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denominated the middle are obliged to have their children educated at cheap and wretched academies,' where the whole object is to make money. They really have no alternative between this kind of education or none at all; and yet this is a class, the right education of which, in a political system like ours, is at least of equal importance with that of the poor; and, if we consider this class with reference to its immediate influence on the poor, we think their right education is of more immediate necessity than even that of the lowest classes. If good schools were established by authority in every town and country district, parents would be able to board their children at home, and have them instructed in the public school by teachers who have undergone public examinations, in such branches as an enlightened board of education might find most useful. Many persons who now style themselves schoolmasters would certainly have to engage in other pursuits; they might lose, but the mass of the people would gain, and the character of the whole nation would be rapidly improved.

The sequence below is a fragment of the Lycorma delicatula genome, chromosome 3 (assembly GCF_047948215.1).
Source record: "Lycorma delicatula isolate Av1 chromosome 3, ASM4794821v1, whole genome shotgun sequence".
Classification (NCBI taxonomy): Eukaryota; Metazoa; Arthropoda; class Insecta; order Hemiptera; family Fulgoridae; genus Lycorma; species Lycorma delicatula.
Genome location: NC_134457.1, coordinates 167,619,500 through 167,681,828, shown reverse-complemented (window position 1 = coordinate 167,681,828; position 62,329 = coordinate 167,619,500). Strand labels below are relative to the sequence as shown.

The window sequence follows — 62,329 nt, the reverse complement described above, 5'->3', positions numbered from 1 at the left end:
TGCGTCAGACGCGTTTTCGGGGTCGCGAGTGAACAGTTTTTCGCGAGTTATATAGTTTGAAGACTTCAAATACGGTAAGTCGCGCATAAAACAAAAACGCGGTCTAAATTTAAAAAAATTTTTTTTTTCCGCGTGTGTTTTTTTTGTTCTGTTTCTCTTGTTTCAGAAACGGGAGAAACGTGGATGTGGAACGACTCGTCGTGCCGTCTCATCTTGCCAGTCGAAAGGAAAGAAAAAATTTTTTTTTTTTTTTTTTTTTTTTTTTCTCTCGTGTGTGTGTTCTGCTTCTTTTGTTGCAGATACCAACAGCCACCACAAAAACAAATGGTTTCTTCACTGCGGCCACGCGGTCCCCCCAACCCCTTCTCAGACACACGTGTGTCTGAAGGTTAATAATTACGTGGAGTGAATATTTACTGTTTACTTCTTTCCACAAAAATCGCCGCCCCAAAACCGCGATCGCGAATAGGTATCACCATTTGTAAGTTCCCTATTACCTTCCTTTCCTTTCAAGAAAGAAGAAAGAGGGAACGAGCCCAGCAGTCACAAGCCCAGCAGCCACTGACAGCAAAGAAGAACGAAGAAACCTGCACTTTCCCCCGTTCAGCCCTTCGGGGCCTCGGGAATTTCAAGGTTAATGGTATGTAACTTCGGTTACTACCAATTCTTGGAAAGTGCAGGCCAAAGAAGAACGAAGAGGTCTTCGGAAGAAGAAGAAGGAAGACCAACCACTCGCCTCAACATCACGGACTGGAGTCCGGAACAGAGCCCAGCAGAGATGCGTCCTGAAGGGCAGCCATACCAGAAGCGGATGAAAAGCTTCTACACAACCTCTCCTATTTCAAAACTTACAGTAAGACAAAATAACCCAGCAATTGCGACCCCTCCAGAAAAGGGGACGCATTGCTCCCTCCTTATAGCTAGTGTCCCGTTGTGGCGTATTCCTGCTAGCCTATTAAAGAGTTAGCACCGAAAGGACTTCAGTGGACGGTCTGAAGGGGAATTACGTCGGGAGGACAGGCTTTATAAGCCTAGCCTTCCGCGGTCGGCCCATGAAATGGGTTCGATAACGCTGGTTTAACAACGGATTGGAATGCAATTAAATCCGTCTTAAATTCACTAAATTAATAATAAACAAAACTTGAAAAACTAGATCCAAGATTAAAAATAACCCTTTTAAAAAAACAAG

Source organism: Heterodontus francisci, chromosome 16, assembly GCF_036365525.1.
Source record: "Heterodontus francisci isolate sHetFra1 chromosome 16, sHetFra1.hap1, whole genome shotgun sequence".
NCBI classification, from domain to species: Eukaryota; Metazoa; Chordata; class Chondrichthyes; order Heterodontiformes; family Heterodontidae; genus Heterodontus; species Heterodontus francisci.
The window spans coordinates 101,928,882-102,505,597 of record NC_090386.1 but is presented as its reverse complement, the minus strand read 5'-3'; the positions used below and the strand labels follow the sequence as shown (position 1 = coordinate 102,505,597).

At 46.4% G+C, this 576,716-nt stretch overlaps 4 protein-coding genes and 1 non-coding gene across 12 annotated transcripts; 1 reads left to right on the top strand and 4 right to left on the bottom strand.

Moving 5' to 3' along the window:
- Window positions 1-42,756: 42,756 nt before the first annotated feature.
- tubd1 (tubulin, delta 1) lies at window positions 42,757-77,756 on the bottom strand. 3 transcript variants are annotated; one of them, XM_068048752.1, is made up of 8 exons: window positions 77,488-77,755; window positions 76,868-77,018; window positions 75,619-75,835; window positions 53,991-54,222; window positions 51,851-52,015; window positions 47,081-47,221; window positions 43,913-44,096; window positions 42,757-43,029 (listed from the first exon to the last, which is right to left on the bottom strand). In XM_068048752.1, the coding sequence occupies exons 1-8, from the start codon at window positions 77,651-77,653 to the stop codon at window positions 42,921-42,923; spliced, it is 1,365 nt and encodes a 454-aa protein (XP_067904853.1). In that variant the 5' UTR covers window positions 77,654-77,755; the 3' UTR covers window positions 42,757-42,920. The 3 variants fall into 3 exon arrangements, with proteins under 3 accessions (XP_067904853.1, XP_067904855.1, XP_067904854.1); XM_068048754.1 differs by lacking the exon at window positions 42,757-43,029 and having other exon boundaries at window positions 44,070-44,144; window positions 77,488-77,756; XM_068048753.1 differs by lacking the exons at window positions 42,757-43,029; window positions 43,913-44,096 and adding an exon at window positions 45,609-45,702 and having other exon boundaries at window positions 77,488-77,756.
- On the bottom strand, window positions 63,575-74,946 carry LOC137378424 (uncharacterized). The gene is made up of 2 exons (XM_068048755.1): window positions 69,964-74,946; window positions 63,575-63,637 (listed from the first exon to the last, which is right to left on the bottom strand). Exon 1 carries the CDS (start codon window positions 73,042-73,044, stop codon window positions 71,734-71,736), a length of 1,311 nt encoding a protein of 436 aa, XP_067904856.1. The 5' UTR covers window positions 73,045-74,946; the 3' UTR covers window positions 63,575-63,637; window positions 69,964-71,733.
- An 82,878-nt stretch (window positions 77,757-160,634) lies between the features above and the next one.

There will probably be many opponents to such a measure of national education, people who think the education of the higher and upper classes good enough, and who wish the poorer classes to receive education as charity at their hands. As to the education of the poor, if their charity be real, and not subservient to selfish views, they ought to see with pleasure that done by government completely which they can only do imperfectly. There will be still sufficient opportunities for the rich to oblige the poor and render themselves popular in numerous ways, if their inclinations lie that way.
PHYSICAL STUDIES IN OXFORD.
IN Number VIII. of this Journal we offered some remarks on the condition of the physical and mathematical sciences as at present cultivated in the University of Oxford, and more especially regarded as a branch of academical instruction. We were led to those remarks from the perusal of a publication* which tended strongly to point out the defects in the existing system, and to suggest some remedies for them, in. which we were upon the whole heartily disposed to concur.
We have now received from a correspondent in that uni